The current fierce debate about the controversial presence of religion in state schools in Victoria echoes previous and continuing debates in other states and territories about this issue but suffers from a near universal failure to distinguish between religious instruction, or RI, and religious education or RE. The former phrase is the Victorian Department of Education and Early Childhood Development term for what is a de facto propagation of Christian dogma within a secular school system.
I can make that assertion because the majority of RI is provided by Access Ministries, the trading name of the organisation Christian Education in Schools. The latter term RE generally refers to the study of multiple religions — from the inside or from the outside. In other words, RI is only about inculcation but RE can be about the comparative study of religions as phenomena, as a set of ideologies. RI therefore is a form of indoctrination, literally, and is not about what most teachers would regard as good learning. RE can be about inquiry, investigation and the drawing of conclusions, all good educative activities.
Further, many of the faithful take an opinionated and exceptionalist line in privileging religion. They argue that religion is not merely an ideology, as did Barney Zwartz (“Why Christianity should be taught, properly, in our schools”, The Age, April 11) when he offered the following argument. “Many secularists,” he contended, criticise religions as ‘ideologies’, as though religion were merely a set of (false) truth claims.” No Barney, many secularists, most agnostics and all atheists argue that religions are simply ideologies based on transcendental dogma, as opposed to being based on secular or materialist foundations.
In a secular state school system, it therefore follows that, if the DEECD intends to be true to its laudable policy of “building on the values of respect and inclusion” by “ensuring equitable access to services and programs and recognising cultural diversity as an asset to the state” it would be obliged to provide and support religious instruction in all schools for the 120 or so religions that exist in Australia, as well as instructional classes in humanism, Marxism, atheism and so on — on the basis that if Christian instructors are in a more favoured position because of their organisational and staffing resources, it is the DEECD’s responsibility to ensure that equitable access reigns. This is an unlikely scenario but one based on the logic behind any appraisal of religion as a spiritually based ideology.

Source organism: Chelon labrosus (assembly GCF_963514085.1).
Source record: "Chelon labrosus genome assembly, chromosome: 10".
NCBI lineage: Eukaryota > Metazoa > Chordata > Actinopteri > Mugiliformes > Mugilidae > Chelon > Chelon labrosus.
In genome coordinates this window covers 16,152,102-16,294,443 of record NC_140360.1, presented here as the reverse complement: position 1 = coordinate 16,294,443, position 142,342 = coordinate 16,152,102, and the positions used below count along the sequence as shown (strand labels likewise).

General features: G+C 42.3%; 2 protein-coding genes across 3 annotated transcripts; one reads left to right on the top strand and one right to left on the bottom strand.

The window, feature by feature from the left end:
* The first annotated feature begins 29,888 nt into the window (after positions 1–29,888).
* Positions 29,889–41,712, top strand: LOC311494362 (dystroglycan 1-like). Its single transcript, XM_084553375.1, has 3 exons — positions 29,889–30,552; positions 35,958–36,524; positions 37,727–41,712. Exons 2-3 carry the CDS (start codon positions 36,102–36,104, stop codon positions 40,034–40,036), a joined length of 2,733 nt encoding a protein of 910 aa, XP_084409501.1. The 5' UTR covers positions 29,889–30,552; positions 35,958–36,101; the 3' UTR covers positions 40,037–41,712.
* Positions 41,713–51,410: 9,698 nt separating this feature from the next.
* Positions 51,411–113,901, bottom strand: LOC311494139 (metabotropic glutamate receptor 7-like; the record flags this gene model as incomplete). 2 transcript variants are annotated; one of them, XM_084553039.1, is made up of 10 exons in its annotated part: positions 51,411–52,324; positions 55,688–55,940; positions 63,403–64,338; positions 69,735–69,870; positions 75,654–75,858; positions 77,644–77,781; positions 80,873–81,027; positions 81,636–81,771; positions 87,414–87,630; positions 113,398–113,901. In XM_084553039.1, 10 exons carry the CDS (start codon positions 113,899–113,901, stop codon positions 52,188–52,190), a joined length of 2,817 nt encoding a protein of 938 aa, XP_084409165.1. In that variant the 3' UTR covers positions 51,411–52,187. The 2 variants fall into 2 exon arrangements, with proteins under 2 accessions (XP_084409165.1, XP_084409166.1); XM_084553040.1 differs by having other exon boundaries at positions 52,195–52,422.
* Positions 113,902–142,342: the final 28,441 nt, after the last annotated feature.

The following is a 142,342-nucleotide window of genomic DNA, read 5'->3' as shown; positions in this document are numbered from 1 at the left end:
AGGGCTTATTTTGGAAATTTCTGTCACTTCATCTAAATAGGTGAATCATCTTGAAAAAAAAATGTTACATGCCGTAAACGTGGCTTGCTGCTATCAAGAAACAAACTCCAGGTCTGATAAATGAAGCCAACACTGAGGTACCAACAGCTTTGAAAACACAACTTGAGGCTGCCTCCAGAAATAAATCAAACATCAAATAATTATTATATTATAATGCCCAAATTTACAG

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Something else strikes me about the department’s position on religious instruction in a secular system. In a published correspondence that lies somewhere between George Orwell (doublethink), Lewis Carroll (Humpty Dumpty on words and meanings) and Charles Dickens (the law is an ass), the DEECD portentously and outrageously informed Hawthorn West Primary School parent Tim Heasley that, when it came to religious instruction, their legal opinion was that the word “may” actually means “must” (“Backlash as God forced into schools”, The Age, March 27).
In chasing up an independent legal opinion I was, however, referred to Section 45 of the Victorian Interpretation of Legislation Act. This section states that: “where the word ‘may’ is used in conferring a power, that word shall be construed as meaning that the power so conferred may be exercised, or not, at discretion’.” Seems simple enough to me. A school may offer religious instruction, or may not. Or maybe I am missing something? Could it be that a state education department is privileging Christianity?
These arguments of mine are not merely about opinion: we have real evidence about the impact of RI. Monash researcher Velleda Bradford has studied the delivery of religious instruction in primary schools. There is a wide range of practice when it comes to religious instruction, some good, some bad and some totally off the wall, but the common approach seems to be that Christian religious instruction is about values education through Biblical or other religious examples.
As many teachers in the study pointed out, values education is already part of an over-crowded school curriculum and the majority of teachers surveyed were very, very uneasy about giving space and time to this doubling-up approach because of practical issues and issues of principle. One commented, “In an ideal world, I wouldn’t have RI, and I reckon teachers would be much happier if it was not something we had to provide.” Another teacher, remarking on the difference between education and instruction, pointed out that “my role as a teacher is to ensure inquiry-based learning is free from dogma and conducive to objective, independent thought”. On the basis of that representative comment, RI clearly belongs outside school time.
We have been having these debates in Australia since the 1836 when Governor Bourke unsuccessfully tried to bring in a system where denominational religious instruction was taught to the two major religious cohorts as an out-of-school activity. Could it be time to go back to 1836 and try again, but this time with more than a hundred religions, not to mention a dozen or so secularist groups? Or is it time to cut the Gordian knot, be courageous, take RI out of state schools and bring a 21st-century solution to bear on a 19-century problem?
*Tony Taylor teaches and researches at Monash University